Bush, pressing pullout, savors hostage release

December 07, 1990|By Mark Matthews | Mark Matthews,Washington Bureau of The Sun

WASHINGTON -- President Bush welcomed Iraq's promised release of hostages yesterday as a sign that allied pressure "is working," but vowed that it wouldn't weaken resolve to reverse the occupation of Kuwait.

Separately, in a statement that might be seen by Iraq as a sign of U.S. flexibility, Secretary of State James A. Baker III told Congress that Israel would have to share in the regional arms-control burden aimed at reducing Iraq's long-term threat to the region if the Persian Gulf crisis ends peacefully.

The dual message followed Iraq's statement yesterday that it would release the thousands of foreigners, some used as human shields at military sites, it has barred from leaving since the crisis began.

The State Department, in a message to hostages over Voice of America, said, "We are making preparations to evacuate all U.S. citizens as soon as they are permitted to leave." But it also warned them to "stay where you are" until arrangements were worked out.

President Bush, in Santiago, Chile, said, "I hope that it shows that the strategy is working and that Saddam [Hussein] understands that his hostage policy has incurred the condemnation of the whole world, and [that] we've got to keep the pressure on."

The president said release of the hostages "will be welcomed, if true, but it will not change my thinking on his need to comply 100 percent, without conditions, to the U.N. resolution [demanding total withdrawal from Kuwait]."

Mr. Baker, testifying before the House Foreign Affairs Committee, added, "It seems to me to be no coincidence that this announcement comes just one week . . . after the international community has authorized the use of force."

Administration officials interpreted the announcement as an effort to soften President Hussein's image prior to the arrival in Washington later this month of Iraqi Foreign Minister Tariq Aziz in an exchange of high-level envoys aimed at resolving the gulf crisis.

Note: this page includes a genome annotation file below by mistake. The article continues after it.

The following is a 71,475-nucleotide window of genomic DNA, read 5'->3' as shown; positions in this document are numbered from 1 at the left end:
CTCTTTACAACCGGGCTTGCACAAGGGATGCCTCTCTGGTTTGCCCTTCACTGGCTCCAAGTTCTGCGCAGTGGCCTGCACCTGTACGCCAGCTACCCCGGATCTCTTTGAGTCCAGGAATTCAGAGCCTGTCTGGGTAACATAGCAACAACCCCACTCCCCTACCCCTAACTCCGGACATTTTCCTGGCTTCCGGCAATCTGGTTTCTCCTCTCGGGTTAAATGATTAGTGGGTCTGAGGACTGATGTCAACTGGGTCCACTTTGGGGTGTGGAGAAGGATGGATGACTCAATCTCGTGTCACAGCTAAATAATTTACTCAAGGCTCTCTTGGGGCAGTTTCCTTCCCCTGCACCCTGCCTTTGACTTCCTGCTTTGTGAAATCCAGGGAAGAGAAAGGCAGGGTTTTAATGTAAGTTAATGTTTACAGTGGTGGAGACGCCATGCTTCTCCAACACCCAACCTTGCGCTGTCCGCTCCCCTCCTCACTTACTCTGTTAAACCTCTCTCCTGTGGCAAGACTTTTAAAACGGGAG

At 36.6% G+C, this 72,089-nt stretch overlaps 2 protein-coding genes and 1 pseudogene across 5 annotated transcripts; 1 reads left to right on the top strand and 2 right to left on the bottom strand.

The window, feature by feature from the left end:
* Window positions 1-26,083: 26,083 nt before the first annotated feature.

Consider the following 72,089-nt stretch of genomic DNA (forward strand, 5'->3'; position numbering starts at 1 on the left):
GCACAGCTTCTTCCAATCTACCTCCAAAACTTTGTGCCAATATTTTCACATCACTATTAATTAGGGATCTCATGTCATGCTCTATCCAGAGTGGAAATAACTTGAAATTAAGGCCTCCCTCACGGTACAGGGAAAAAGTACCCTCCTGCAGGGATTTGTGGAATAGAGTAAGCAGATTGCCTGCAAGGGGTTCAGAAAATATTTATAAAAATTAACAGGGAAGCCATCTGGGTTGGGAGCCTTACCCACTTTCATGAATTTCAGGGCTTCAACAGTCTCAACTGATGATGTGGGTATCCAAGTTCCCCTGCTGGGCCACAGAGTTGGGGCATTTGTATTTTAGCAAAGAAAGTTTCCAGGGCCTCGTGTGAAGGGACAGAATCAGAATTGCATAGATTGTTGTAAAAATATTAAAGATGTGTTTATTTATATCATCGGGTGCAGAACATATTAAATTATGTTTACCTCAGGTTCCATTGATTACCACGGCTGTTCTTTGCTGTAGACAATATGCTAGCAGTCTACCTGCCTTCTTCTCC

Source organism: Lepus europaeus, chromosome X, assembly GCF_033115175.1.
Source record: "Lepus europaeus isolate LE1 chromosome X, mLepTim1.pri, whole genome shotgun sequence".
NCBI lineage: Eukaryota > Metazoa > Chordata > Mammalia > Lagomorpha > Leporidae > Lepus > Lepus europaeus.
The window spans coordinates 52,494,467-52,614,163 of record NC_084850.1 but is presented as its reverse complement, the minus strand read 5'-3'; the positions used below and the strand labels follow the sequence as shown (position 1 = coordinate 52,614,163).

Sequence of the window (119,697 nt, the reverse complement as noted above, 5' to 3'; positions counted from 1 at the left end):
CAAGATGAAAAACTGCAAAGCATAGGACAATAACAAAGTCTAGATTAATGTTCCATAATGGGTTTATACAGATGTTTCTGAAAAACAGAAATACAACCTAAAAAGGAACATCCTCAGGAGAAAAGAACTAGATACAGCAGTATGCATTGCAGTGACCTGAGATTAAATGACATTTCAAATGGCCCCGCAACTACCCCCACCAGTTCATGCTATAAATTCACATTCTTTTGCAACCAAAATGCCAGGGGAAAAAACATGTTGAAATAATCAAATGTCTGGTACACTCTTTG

"This is the first movement, one of many moves," a senior administration official said. "This is not the endgame."

It came one day after a Senate Foreign Relations Committee hearing at which Democrats aimed withering criticism at the administration for what they called a rush to war and a premature conclusion that economic sanctions wouldn't work.

Mr. Hussein, in his announcement, cited "the decision of the Democratic majority," a possible reference to the committee's refusal to endorse the massive U.S. military buildup and the implied U.S. threat of attack soon after the U.N. deadline of Jan. 15 passes.

The senior official acknowledged that the Iraqi move would give added fuel to opponents of administration policy but claimed it would not convince the American public of the need for a softer approach toward Mr. Hussein.

Representative Dante B. Fascell, D-Fla., chairman of the House Foreign Affairs Committee, said "it could be just another effort to weaken resolve at home or to drive a wedge in the international community, in the same fashion that [Mr. Hussein] has told the Soviets that all the Soviet citizens would be released."

President Bush and Secretary Baker have vowed repeatedly that the United States would make no concession to Iraq, during the Aziz visit or a subsequent trip by Mr. Baker to Baghdad, that would undermine the string of U.N. resolutions. These call for a total Iraqi pullout from Kuwait and restoration of the al-Sabah ruling family. Others hold Iraq liable for damages and human rights violations.

The United States has taken pains to assure Iraq, however, that if Iraq withdraws it wouldn't attack Iraq, it wouldn't seek the overthrow of Mr. Hussein nor would it use military force to try to dismantle his armed forces, chemical and biological weapons or his nuclear bomb potential.

Mr. Baker has called for intrusive non-proliferation measures to curb Iraq's mass-destruction potential.

Yesterday, Mr. Baker made a further gesture in outlining ways to achieve regional security if the crisis can be solved peacefully.

"I think we must, in the aftermath of this crisis, spend a lot of time examining those issues," he said. "And I wouldn't limit it . . . myself just to arms control or proliferation of weapons of mass destruction. I think we need to consider the proliferation of conventional arms in the tinderbox region.

"But if we are going to do that, if we are going to do it on weapons of mass destruction, nuclear and other, and conventional, it means that we must do it across the board in the region.

"And our strong ally, Israel, will have to be a willing partner and participant in that exercise."

Mr. Baker's proposal drew no opposition from the influential supporters of Israel on the foreign affairs panel. One of the most outspoken, Representative Mel Levine, D-Calif., said, "I think that's right, Mr. Secretary; I welcome that."

Israeli sources expect weapons proliferation to be discussed when Israeli Prime Minister Yitzhak Shamir meets in Washington Tuesday with President Bush.

Baltimore Sun Articles
Please note the green-lined linked article text has been applied commercially without any involvement from our newsroom editors, reporters or any other editorial staff.